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Our holdings include hundreds of glass and film negatives/transparencies that we've scanned ourselves; in addition, many other photos on this site were extracted from reference images (high-resolution tiffs) in the Library of Congress research archive. (To query the database click here.) They are adjusted, restored and reworked by your webmaster in accordance with his aesthetic sensibilities before being downsized and turned into the jpegs you see here. All of these images (including "derivative works") are protected by copyright laws of the United States and other jurisdictions and may not be sold, reproduced or otherwise used for commercial purposes without permission.

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VINTAGRAPH • WPA • WWII • VITAL TO VICTORY: WWII

Light Industry: 1941

Light Industry: 1941

January 1941. "Textile mill working all night in Lowell, Massachusetts." Acetate negative by Jack Delano for the Farm Security Administration. View full size.

 
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I'm near here all the time

The Lowell Gas Light office on the corner is an art gallery now and the building on the right houses the streetcar museum, or did.

Beat street

A view that Beat Generation legend Jack Kerouac, a native of Lowell, undoubtedly saw many times.

Worth a visit today

Lowell National Historical Park is a 141-acre urban park comprised of preserved canals, locks, mill buildings, and other historic structures related to textile manufacturing during the Industrial Revolution.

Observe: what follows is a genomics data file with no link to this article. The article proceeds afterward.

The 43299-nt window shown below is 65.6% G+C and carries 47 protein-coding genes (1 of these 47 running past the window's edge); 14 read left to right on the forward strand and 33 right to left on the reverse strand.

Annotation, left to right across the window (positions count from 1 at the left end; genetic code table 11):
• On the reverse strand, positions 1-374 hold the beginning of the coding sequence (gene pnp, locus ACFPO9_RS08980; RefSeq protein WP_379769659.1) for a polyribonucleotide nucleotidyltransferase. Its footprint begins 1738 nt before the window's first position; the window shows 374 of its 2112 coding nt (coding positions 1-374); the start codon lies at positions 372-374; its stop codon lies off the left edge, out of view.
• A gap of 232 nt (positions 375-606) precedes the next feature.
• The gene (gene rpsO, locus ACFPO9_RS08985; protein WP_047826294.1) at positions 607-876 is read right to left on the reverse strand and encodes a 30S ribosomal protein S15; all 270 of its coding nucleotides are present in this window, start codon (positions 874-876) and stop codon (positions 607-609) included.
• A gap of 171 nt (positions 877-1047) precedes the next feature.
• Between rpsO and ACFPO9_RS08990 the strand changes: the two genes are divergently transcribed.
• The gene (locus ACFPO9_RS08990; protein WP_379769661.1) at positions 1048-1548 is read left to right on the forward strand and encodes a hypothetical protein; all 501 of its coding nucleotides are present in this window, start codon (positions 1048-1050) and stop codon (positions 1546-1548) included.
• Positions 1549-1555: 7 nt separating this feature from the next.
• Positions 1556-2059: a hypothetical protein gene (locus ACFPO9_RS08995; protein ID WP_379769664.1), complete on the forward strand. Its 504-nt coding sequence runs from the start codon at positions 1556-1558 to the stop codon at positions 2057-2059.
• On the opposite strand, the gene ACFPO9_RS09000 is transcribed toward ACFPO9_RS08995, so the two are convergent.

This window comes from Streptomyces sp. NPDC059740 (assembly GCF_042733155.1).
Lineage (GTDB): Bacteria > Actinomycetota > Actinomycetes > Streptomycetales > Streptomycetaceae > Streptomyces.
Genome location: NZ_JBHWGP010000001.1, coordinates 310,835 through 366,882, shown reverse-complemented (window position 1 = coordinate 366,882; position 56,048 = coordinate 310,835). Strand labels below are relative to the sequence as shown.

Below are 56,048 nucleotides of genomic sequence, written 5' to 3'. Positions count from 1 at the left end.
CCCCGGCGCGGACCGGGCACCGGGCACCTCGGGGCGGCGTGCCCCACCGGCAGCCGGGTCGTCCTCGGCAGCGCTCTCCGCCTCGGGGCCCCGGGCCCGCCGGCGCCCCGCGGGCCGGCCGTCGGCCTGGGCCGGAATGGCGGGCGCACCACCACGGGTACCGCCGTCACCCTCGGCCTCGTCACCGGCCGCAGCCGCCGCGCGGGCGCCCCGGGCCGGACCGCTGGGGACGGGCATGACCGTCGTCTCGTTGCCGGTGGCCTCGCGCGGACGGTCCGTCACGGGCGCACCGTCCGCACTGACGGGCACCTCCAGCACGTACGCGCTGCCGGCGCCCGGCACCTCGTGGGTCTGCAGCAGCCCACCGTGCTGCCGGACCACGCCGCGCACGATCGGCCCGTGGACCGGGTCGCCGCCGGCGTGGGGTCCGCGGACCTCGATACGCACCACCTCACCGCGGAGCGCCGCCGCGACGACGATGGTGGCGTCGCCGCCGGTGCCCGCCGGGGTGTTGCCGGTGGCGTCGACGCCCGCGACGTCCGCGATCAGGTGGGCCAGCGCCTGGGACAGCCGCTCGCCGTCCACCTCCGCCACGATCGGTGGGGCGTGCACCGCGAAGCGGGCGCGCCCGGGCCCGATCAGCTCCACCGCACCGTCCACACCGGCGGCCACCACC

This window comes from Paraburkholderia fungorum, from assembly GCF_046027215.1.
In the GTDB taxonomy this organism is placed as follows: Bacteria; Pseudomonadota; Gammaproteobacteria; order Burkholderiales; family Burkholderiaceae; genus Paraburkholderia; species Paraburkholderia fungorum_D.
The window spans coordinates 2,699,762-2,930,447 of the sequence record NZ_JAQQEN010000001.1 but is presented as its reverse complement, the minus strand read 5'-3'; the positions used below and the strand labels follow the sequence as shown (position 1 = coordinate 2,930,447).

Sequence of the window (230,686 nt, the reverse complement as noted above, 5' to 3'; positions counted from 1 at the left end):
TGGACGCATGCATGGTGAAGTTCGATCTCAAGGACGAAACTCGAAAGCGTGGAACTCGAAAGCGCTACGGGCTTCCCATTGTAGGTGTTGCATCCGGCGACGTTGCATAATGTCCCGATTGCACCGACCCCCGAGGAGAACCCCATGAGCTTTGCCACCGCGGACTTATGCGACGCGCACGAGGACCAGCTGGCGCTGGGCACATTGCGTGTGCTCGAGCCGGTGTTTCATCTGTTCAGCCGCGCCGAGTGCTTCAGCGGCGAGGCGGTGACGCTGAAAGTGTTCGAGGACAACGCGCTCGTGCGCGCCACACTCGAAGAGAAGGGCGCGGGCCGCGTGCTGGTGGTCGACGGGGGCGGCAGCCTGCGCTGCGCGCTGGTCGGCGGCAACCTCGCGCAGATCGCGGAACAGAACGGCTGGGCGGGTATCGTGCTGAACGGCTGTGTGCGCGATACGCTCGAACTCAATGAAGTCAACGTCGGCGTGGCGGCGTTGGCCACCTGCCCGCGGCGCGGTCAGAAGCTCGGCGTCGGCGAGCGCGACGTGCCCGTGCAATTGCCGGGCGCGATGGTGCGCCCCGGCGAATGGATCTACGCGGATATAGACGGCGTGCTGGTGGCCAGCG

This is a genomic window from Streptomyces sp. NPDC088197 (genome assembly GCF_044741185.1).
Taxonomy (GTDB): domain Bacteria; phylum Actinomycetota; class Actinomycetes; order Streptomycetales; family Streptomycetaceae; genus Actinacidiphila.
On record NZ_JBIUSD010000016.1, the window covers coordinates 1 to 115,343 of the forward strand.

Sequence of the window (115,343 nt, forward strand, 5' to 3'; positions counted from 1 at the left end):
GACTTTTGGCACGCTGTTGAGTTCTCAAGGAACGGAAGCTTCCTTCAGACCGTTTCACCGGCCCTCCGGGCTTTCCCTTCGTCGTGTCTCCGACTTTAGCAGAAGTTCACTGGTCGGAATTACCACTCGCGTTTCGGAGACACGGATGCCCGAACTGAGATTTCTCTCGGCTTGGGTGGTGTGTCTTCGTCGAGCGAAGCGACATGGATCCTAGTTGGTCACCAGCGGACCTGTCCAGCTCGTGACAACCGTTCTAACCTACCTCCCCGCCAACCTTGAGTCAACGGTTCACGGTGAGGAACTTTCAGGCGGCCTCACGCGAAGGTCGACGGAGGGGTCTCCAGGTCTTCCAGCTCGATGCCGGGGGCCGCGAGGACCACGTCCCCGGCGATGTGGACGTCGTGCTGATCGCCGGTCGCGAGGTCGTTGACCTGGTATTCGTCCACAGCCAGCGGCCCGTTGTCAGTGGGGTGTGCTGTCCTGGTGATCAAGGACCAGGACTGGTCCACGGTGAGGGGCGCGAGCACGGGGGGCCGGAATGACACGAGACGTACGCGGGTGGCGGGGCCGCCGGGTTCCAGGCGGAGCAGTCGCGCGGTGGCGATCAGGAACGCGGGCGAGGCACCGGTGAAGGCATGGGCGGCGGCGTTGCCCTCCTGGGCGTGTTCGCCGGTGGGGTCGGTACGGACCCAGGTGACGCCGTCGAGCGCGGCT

Having been raised in the Motor City (Detroit, Michigan), I am amazed to learn about the history and organized labor of an industry other than automobile manufacturing.

We visit LNHP every time we visit our son and daughter-in-law in the Boston area, and learn something new every time. It’s definitely worth a visit. One can see the very same view that is shown in the Shorpy photo.

https://www.nps.gov/lowe/index.htm

22 Shattuck Street

Established in 1849, the Lowell Gas Light Company supplied piped coal gas that lit the city’s mills, businesses, and street lamps. Designed in the more contemporary and elegant Italianate style, the building contrasted with earlier Federal and Greek Revival structures downtown. Built to house the company’s administrative offices, the original building was added on to several times, the last being a 1920s gable-roofed rear wing containing a gas appliance showroom. - via Richard Howe's Lowell Politics & History

Complete with ghost truck

I wonder how long the exposure was?

 
SHORPY OLD PHOTO ARCHIVE
Shorpy.com | History in HD is a vintage photo archive featuring thousands of high-definition images from the 1850s to 1960s. (Available as fine-art prints from the Shorpy Archive.) The site is named after Shorpy Higginbotham, a teenage coal miner who lived 100 years ago.

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